Juno's Jupiter mission may yield clues to Earth's origins

Jupiter Mission
Even for scientists versed in the grand scale of astronomy, it's never been easy to grasp the scope of Jupiter.

After all, you could fit every piece of the solar system other than the sun inside Jupiter — all the other planets, moons and asteroids — with plenty of room to spare. Jupiter has cannibalized 20 moons over the years and still has at least 63, one bigger than Mercury. Jupiter's "spot" is actually a hurricane, which has lasted for hundreds of years and is more than twice the diameter of Earth.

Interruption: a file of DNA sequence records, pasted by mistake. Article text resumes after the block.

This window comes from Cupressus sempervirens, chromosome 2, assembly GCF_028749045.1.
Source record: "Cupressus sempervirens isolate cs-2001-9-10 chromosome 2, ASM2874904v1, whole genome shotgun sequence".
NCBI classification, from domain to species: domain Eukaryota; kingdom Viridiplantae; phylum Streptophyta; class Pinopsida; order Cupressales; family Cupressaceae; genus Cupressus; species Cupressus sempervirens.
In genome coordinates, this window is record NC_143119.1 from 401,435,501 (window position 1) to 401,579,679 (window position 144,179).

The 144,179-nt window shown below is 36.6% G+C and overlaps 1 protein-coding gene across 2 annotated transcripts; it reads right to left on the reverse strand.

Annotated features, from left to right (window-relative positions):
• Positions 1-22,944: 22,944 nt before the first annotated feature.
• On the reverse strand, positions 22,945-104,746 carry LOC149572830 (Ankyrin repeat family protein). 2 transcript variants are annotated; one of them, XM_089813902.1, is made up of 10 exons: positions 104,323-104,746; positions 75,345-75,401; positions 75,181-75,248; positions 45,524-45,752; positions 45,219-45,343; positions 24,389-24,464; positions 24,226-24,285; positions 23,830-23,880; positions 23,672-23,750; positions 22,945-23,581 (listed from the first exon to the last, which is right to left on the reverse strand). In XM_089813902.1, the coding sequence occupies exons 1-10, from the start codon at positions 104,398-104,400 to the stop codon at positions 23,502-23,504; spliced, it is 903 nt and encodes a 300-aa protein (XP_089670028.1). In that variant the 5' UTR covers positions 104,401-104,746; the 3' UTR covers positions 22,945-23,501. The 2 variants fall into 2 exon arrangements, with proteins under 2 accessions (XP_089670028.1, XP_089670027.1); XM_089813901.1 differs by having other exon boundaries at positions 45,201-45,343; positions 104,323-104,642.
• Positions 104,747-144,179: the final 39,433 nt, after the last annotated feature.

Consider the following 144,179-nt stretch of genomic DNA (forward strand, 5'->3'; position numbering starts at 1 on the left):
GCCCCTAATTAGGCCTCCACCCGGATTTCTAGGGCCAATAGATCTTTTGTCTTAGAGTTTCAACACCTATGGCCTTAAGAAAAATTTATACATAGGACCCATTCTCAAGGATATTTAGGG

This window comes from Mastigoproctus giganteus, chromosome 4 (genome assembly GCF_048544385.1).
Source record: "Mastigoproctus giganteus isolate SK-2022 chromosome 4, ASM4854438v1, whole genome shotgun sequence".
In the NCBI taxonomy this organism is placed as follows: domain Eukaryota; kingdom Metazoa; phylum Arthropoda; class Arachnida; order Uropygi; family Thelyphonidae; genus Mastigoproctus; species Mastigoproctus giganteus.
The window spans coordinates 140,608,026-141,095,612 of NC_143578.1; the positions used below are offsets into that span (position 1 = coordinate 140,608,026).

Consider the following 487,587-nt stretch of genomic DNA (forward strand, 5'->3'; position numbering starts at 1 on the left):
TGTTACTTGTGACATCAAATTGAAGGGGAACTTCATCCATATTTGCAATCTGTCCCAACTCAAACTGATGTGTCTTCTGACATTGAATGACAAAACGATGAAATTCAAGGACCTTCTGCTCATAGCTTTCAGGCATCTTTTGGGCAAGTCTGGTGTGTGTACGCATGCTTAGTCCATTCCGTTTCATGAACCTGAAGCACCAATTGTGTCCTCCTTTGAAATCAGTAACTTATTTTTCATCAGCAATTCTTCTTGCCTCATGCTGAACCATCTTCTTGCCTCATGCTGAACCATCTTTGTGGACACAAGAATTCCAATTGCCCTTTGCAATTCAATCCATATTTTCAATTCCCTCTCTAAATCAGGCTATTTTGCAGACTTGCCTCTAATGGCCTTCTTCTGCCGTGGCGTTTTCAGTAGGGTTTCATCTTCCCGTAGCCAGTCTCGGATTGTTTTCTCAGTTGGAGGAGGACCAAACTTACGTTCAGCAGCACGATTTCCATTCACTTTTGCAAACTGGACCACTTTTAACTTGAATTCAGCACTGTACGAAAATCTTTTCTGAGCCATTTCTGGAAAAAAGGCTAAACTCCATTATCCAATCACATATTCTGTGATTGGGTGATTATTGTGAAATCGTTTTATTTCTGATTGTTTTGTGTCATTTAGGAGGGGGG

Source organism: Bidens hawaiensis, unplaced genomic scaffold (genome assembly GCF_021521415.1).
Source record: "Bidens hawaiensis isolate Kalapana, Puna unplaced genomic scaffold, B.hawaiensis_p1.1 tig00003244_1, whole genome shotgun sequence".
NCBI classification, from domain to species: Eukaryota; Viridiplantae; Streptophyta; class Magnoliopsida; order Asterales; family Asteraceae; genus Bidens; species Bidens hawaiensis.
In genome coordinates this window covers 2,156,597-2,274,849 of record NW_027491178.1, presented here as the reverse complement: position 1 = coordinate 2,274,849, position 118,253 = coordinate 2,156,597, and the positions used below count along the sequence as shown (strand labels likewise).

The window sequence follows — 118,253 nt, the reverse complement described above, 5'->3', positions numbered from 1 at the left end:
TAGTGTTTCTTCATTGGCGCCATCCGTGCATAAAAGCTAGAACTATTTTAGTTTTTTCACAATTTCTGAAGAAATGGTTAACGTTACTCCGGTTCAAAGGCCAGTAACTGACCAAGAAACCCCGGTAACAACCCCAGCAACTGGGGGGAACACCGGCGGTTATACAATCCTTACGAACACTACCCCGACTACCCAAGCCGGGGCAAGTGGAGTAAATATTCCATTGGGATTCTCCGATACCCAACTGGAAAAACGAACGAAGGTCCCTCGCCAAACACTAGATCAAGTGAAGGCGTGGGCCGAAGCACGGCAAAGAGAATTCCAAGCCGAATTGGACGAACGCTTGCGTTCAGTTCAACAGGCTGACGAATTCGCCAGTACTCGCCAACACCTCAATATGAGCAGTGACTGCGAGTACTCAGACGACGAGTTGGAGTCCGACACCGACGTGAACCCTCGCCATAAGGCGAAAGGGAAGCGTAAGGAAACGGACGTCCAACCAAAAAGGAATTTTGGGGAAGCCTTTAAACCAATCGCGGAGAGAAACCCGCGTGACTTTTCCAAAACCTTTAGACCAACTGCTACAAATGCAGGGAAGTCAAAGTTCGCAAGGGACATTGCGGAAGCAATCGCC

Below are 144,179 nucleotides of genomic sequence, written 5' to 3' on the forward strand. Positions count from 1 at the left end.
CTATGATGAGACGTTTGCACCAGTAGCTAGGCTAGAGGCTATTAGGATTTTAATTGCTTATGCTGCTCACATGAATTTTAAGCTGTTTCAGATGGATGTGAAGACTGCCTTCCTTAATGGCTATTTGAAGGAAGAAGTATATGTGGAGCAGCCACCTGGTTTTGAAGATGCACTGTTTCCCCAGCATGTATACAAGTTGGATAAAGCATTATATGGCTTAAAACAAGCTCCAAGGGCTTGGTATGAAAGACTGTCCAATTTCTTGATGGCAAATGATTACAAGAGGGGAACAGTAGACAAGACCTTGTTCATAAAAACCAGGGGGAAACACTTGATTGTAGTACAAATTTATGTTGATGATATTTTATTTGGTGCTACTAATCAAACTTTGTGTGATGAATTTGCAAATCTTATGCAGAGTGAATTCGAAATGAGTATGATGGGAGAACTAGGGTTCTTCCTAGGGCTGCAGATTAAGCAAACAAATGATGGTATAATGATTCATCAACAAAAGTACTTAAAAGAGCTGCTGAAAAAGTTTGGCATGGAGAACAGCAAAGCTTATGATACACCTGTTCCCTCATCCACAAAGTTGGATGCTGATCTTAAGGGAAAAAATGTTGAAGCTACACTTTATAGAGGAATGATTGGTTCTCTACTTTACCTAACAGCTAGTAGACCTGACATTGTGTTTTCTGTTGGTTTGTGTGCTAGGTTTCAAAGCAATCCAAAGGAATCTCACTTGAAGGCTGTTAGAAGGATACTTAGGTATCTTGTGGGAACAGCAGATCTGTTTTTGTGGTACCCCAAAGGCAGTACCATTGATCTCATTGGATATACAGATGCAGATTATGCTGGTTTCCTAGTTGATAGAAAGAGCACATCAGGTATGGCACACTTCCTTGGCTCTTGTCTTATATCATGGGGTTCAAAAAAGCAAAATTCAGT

But Jupiter isn't just a forbidding ball of gas. Somewhere in there are the clues, scientists believe, to the origin of the solar system — and Earth. Starting the morning of Aug. 5, NASA will enter the launch period for the spacecraft Juno, which will begin an unprecedented exploration of Jupiter's profound secrets.

"We are after the recipe for planet-making. To get the list of ingredients — this is the place," said Scott Bolton, the mission's principal investigator and the director of space science at San Antonio's Southwest Research Institute.

Read More